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Dealership Service Departments Improve Customer Satisfaction, Reports J.D. Power

March 14, 2013

WESTLAKE VILLAGE, Calif. — Recent investments made by automakers and dealers in improving the customer service experience are paying off in terms of more highly satisfied and loyal service customers, according to the J.D. Power and Associates 2013 U.S. Customer Service Index (CSI) Study.

Overall customer satisfaction with service at a dealer facility has increased to 797, up significantly from 787 in 2012. Additionally, more than three-fourths (77%) of customer visits to dealer service departments are for vehicle maintenance, up from 72 percent in 2012.

The study also found that three of the 11 luxury brands and five of the 19 mass market brands have improved in overall satisfaction by at least 20 points.

The report finds that overall customer satisfaction with service at a dealer facility has increased to 797 (on a 1,000-point scale), a significant improvement from 787 in 2012 and up by 29 points since 2011. Additionally, overall satisfaction with dealer service facilities averages 44 index points higher than satisfaction with independent service facilities, a gap that has expanded by six points from 2012.

"Manufacturers have made large investments in their retail programs, and dealers have made significant investments in key customer touch-points — people, improved processes and customer waiting areas —which are having a profoundly positive impact on their customers," said Chris Sutton, senior director at J.D. Power and Associates. "Dealerships are placing more emphasis on the service advisor's role, which is essential to effectively handling service customers. Having a skilled, trained advisor is vital for a positive customer experience."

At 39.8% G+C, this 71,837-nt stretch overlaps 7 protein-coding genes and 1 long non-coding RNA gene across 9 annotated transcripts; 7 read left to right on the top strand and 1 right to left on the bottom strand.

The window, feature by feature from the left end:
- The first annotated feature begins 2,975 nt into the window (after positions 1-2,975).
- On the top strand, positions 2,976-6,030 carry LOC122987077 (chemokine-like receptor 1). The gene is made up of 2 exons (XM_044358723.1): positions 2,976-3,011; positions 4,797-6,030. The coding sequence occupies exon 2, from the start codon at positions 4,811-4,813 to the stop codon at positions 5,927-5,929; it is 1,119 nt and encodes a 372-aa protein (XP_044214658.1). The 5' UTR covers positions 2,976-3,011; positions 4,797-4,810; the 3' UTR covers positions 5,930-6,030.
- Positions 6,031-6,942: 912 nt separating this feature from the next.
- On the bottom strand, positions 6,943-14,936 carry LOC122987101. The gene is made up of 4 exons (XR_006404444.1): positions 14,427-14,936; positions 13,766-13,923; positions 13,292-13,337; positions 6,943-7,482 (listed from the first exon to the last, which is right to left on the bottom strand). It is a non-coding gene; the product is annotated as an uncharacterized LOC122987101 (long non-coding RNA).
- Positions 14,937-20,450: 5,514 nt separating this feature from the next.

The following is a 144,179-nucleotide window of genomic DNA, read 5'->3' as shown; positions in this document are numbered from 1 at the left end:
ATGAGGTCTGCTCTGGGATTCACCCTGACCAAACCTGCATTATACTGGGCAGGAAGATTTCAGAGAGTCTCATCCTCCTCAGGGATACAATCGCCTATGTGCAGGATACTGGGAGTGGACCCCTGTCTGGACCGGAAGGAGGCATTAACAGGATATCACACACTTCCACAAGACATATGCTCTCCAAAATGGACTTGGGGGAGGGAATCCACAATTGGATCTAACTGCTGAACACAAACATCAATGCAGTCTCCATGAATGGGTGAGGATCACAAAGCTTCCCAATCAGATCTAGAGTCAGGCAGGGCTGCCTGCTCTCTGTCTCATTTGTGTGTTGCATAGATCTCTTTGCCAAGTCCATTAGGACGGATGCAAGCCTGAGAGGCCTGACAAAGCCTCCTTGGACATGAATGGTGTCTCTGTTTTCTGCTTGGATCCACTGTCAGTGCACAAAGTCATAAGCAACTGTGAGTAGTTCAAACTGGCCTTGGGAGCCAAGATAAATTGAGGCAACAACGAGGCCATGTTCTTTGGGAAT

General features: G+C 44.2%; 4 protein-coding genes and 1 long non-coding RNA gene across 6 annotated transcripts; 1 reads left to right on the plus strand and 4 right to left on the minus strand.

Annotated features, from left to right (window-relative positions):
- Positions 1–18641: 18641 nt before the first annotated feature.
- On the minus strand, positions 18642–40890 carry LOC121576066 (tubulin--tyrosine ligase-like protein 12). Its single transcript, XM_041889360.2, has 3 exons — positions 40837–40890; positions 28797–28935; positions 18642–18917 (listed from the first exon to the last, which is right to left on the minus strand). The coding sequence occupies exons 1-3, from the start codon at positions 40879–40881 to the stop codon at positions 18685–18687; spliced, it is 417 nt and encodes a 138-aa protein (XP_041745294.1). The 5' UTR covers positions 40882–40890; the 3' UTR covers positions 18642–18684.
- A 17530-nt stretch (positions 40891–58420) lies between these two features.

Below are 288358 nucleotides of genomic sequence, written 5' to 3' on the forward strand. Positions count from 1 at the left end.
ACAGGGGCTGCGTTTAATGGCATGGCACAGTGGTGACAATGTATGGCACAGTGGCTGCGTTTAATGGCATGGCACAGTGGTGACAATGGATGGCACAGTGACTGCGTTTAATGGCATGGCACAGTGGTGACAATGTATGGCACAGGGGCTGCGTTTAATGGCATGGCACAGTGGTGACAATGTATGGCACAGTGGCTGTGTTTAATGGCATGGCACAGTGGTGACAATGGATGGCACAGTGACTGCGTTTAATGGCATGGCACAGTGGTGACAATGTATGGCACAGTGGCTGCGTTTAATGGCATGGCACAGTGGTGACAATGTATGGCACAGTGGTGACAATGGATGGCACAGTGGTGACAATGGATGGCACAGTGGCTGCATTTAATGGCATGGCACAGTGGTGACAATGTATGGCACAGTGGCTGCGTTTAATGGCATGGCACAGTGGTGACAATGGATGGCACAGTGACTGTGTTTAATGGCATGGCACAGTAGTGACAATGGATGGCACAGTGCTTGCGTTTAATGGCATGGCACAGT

The study examines satisfaction among vehicle owners who visit a service department for maintenance or repair work. The CSI rankings are based on dealer service performance during the first three years of new-vehicle ownership, which typically represents the majority of the vehicle warranty period. Five measures are examined to determine overall satisfaction with dealer service (listed in order of importance): service quality, service initiation, service advisor, service facility, and vehicle pick-up.